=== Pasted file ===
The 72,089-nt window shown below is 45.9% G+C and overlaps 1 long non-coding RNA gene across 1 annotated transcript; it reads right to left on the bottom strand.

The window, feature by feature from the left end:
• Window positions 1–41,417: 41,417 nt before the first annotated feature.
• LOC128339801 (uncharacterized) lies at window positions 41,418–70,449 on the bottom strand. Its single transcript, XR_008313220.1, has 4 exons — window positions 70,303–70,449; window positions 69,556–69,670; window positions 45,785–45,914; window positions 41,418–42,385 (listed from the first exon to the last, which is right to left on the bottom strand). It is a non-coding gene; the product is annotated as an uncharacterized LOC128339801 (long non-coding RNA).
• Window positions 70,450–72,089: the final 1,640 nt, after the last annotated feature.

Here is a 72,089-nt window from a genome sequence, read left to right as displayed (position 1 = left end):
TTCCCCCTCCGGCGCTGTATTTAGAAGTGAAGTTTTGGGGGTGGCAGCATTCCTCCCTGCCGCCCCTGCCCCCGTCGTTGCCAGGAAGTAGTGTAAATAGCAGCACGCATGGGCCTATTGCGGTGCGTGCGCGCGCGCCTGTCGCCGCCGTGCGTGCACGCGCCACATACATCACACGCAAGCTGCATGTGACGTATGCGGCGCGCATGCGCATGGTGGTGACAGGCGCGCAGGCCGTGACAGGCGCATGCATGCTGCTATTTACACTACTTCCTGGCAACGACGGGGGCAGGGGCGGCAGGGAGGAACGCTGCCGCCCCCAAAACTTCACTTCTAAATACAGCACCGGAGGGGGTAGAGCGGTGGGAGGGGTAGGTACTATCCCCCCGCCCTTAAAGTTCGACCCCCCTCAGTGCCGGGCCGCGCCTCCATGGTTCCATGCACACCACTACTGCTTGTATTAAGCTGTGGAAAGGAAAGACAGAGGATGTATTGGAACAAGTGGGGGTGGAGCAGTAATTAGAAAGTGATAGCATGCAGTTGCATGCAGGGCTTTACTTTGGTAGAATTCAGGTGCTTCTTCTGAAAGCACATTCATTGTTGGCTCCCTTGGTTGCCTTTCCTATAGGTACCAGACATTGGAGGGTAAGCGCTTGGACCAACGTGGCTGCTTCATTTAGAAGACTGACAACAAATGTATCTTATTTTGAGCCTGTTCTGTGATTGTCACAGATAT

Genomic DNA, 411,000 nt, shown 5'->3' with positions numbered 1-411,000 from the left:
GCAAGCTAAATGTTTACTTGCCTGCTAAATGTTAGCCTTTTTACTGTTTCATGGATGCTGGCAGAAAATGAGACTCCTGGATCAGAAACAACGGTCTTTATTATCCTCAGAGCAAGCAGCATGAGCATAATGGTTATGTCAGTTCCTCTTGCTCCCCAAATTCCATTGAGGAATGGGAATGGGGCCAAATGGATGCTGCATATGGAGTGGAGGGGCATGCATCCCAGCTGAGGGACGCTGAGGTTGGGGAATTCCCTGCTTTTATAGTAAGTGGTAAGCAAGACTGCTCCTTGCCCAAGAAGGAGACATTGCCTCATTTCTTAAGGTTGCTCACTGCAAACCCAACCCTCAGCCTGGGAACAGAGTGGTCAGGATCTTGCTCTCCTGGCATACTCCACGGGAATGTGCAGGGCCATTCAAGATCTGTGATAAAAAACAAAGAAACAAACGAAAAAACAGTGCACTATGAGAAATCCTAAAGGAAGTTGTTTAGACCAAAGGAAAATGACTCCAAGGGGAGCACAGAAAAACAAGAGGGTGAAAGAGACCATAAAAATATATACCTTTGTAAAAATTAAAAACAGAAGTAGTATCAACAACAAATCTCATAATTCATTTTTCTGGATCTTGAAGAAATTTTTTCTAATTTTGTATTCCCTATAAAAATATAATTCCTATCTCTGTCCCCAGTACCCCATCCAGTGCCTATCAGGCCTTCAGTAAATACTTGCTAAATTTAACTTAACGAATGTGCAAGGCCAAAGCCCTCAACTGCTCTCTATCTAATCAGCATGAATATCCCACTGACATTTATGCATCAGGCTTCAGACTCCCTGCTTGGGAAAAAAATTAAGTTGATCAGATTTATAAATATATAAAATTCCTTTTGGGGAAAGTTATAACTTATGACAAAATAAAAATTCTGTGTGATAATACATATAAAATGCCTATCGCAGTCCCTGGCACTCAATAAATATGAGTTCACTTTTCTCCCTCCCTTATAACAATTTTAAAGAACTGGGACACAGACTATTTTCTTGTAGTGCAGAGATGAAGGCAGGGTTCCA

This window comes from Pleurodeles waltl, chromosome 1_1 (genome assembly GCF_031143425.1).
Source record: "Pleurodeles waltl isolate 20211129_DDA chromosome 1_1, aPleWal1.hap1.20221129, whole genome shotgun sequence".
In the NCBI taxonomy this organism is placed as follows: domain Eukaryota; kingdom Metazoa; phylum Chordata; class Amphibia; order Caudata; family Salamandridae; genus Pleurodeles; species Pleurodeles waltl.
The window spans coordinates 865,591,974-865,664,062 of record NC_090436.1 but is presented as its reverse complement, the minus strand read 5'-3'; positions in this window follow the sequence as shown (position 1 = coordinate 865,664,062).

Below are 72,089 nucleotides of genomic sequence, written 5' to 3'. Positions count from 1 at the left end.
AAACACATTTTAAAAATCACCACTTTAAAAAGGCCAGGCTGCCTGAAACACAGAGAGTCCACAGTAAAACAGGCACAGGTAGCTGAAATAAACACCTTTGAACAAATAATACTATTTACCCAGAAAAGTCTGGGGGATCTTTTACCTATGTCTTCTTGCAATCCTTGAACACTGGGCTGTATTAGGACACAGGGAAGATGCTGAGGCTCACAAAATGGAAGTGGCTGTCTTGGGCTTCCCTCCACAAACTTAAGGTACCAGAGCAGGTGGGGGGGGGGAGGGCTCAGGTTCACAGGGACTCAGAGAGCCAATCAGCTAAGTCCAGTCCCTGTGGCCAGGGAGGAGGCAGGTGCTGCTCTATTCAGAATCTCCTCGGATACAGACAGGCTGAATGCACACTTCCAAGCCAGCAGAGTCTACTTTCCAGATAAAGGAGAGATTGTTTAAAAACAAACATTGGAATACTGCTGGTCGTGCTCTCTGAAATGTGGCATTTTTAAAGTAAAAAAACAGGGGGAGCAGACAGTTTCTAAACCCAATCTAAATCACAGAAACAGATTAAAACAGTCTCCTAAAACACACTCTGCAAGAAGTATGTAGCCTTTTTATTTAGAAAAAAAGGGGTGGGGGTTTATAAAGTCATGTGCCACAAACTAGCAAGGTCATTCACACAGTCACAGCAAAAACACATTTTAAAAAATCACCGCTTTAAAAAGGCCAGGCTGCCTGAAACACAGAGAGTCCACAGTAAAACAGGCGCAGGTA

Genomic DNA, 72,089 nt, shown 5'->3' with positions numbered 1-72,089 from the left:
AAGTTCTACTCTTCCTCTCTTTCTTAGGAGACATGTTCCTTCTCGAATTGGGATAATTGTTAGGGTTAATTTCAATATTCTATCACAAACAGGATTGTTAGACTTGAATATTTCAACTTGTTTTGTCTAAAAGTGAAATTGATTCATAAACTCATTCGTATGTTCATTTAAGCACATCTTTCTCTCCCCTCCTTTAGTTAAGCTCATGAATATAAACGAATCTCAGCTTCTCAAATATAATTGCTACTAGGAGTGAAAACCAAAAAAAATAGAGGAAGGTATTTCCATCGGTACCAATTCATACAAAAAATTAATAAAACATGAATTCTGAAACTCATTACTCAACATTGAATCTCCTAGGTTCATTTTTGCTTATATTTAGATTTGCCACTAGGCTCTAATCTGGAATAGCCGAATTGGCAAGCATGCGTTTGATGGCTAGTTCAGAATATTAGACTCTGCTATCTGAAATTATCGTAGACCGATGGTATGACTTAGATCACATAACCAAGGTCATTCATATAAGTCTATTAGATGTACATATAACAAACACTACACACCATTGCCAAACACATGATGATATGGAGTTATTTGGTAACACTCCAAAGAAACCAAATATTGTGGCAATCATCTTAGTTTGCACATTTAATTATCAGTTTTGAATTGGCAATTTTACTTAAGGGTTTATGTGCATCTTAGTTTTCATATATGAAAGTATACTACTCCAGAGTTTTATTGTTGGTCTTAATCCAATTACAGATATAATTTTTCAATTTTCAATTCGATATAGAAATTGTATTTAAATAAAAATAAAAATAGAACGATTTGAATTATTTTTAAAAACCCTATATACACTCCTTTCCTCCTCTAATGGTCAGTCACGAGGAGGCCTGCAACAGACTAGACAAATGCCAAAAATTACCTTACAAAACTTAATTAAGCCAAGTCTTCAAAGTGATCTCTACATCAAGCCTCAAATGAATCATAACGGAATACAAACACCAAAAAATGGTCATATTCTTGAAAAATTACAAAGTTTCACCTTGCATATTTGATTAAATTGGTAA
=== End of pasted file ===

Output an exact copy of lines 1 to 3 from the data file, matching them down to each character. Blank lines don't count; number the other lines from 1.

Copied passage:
The 72,089-nt window shown below is 45.9% G+C and overlaps 1 long non-coding RNA gene across 1 annotated transcript; it reads right to left on the bottom strand.

The window, feature by feature from the left end:
• Window positions 1–41,417: 41,417 nt before the first annotated feature.